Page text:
Deploy Financial BERT model API in AWS SageMaker | Arjun #FinancialBERTDeployment


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In our recent articles, we delved into the realm of Stock Market Analysis using Python and LLM (Large Language Models). This series explores the application of LLM in various facets of market analysis, including technical pattern analysis, fundamental analysis, and news-based trend analysis. If you’re a retail investor keen on leveraging the power of AI and technology for your investments, I highly recommend diving into the comprehensive insights provided in this Python and LLM for Market Analysis series. Whether you’re a seasoned investor or just starting, these articles, from Part I to Part V, offer valuable perspectives and strategies to enhance your understanding and decision-making in the dynamic world of finance

Up until now, our exploration into news sentiment analysis has been powered by cloud-based Google Bard Models. Yet, in my personal projects, I’ve opted for a finely-tuned BloombergGPT model, pre-trained on an extensive dataset of financial information.

In this article, we’re taking a leap into deploying our bespoke financial model using AWS SageMaker. Our model of choice? FinBERT. This robust choice promises to bring a new dimension to our analysis, and we’ll delve into the intricacies of setting it up and harnessing its potential for more accurate and nuanced financial sentiment evaluation

In this article, we’re spotlighting the FinBERT model. Worth noting, the insights shared apply not only to FinBERT but also to any Large Language Model (LLM) on Hugging Face. Short and sweet, the principles here can guide you through various models, offering flexibility for your specific language model preferences.

  1. Why is FinBERT my choice of financial model?

For a detailed understanding, check out the FinBERT article by Prosus AI. In essence, Financial Sentiment Analysis differs from regular sentiment analysis.

  • In the finance world, a company making a loss may still be seen positively if it’s better than analysts’ expectations.
  • Conversely, a profitable company falling short of market expectations can generate negative sentiment.
  • Sometimes, seemingly good news triggers large institutional sell-offs, causing prices to drop.

Relying solely on news sentiment may not suffice; factors like bulk trades and additional data are crucial for a comprehensive analysis.

Yes, take a deep breathe…

Unless a model is trained to such nuances, it’s very hard to understand what really went on. FinBERT is one such. More details about model here.

2. What is BERT?

BERT, which stands for Bidirectional Encoder Representations from Transformers has achieved state-of-the-art performance in various benchmark datasets and has become a foundational model in the field of natural language processing. What sets BERT apart is its bidirectional approach to language understanding. Unlike traditional language models that read text in one direction (either left-to-right or right-to-left), BERT considers both directions simultaneously. This bidirectional context allows BERT to capture complex relationships and nuances in language, making it particularly effective in tasks such as text classification, sentiment analysis, question answering, and more.

Different from the Sesame Street BERT though!

3. How are we going to use AWS SageMaker to host our own LLM?

What we are going to build will look something like this.

  • In Short we use SageMaker to host our Language Model. we need a dedicated machine for this
  • Lambda function( a small piece of python code triggered by event like API call ) to conveniently interact with language model. We do not need dedicated server, this is serverless, the code just executes and produce results on-demand.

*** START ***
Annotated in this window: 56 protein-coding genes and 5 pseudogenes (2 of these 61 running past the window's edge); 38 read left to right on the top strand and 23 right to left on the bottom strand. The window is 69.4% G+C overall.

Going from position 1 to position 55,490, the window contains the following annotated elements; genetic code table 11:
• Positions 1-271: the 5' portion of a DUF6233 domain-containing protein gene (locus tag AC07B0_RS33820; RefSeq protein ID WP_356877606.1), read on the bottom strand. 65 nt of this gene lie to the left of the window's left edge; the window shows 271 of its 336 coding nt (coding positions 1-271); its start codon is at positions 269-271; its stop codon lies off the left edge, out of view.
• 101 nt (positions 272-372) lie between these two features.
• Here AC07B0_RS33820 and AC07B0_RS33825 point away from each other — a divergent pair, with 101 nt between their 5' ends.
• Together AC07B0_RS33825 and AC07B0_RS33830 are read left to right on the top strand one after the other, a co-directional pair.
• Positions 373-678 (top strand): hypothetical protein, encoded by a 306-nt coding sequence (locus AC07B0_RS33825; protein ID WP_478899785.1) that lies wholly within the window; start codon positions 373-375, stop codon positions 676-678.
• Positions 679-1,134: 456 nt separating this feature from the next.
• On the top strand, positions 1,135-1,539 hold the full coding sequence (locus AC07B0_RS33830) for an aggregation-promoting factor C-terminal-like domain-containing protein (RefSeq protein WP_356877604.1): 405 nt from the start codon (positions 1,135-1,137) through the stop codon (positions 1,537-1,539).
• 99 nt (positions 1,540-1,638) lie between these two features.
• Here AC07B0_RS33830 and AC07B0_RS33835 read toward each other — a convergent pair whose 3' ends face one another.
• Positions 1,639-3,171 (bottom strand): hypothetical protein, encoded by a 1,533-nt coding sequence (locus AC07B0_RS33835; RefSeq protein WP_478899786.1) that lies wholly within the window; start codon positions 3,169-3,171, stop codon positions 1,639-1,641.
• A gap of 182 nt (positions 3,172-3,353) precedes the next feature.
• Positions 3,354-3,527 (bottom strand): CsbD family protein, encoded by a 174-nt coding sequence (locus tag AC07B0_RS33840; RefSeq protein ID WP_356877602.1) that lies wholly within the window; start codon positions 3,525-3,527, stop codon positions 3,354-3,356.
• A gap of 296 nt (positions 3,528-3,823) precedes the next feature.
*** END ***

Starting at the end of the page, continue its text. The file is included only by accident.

• API Gateway — this is how external systems including local machine(anything outside of AWS ecosystem) can interact with the model, This will be enabled through traditional REST APIs.
  • For more details — API Gatway, Lambda Functions and SageMaker.

4. Concerned about the cost of hosting your own Language Models?

Let’s break it down. Using a pay-per-token model like GPT-4 in Azure Open AI, cost will look something like below.

For a decent accuracy, we will use GPT-4

  • Cost of Completion Tokens > Cost of Prompt Tokens. Fortunately for our use case, there is more prompt token and less completion token(10:1 ratio)
  • Approximately 1 token ~= 4 chars in English
  • We will easily have 250 words(~400 tokens) per request. It costing 0.03$ for every 1000 tokens.
  • In a day we will easily perform 1000 requests costing us 400K tokens ~ 12$
  • Since response is 1/10th and cost is doubled, it’s going to be 2.4$ making it a total cost of ~14.5$/day.

When hosting our own model in AWS SageMaker, without fine-tuning, the cost breakdown is as follows:

1. AWS Instance for Notebook (ml.t3.medium):

  • Notebook is needed to deploy the language model. we run code that deploys the model.
  • 1 instance at $0.05 per hour
  • Created for 1 hour per day and later deleted

2. AWS Instance for Language Model (ml.m5.xlarge):

  • 1 instance at $0.23 per hour
  • Operational for 8 hours per day and later deleted

3. AWS Lambda Serverless Function:

  • Runs custom Python program invoking the LLM.
  • AWS Lambda free tier includes 1M free requests and 400K GB-seconds of compute time per month

4. AWS API Gateway:

  • Allows API consumption from local machines or any location
  • Free tier includes one million API calls received for REST APIs, one million for HTTP APIs, and one million messages with 750,000 connection minutes for WebSocket APIs per month for up to 12 months

Even if there are 1M API requests per month, It’s going to be 3.5$ for the entire month. Roughly 0.12$/day(only after free tier ends).

In a smaller use case, costs for Lambda and API Gateway may be minimal, but for a production-like system, additional charges may apply if exceeding the free tier limits.

Total Cost: ($0.05 X 1 hour) + ($0.23 X 8 hours) + 0.12$ = 2.01$ per day

– Above would mean we will clean up all instances once the work is completed.

– My current setup: So everyday morning I have an automated deployment of these services in-place that takes about ~10/15 mins. and by the end of the day(after 8 hours)my services will be deleted.

– This calculation is only applicable for minimal use case and may not be applicable to all. but this will give a fair enough idea of what to expect.

Let’s dive into the most important part of it — the implementation.

  1. It all starts by us visiting the

2. Click on Deploy and Choose the Amazon SageMaker option and we will be presented with the code. Copy the code.

3. Create an AWS Account, Initially free tier may be available. Login to the AWS account and navigate to SageMaker.

4. To deploy the model, create a Notebook instance. Under the ‘Notebook’ section, initiate a new instance, providing it with a name. The process might resemble the following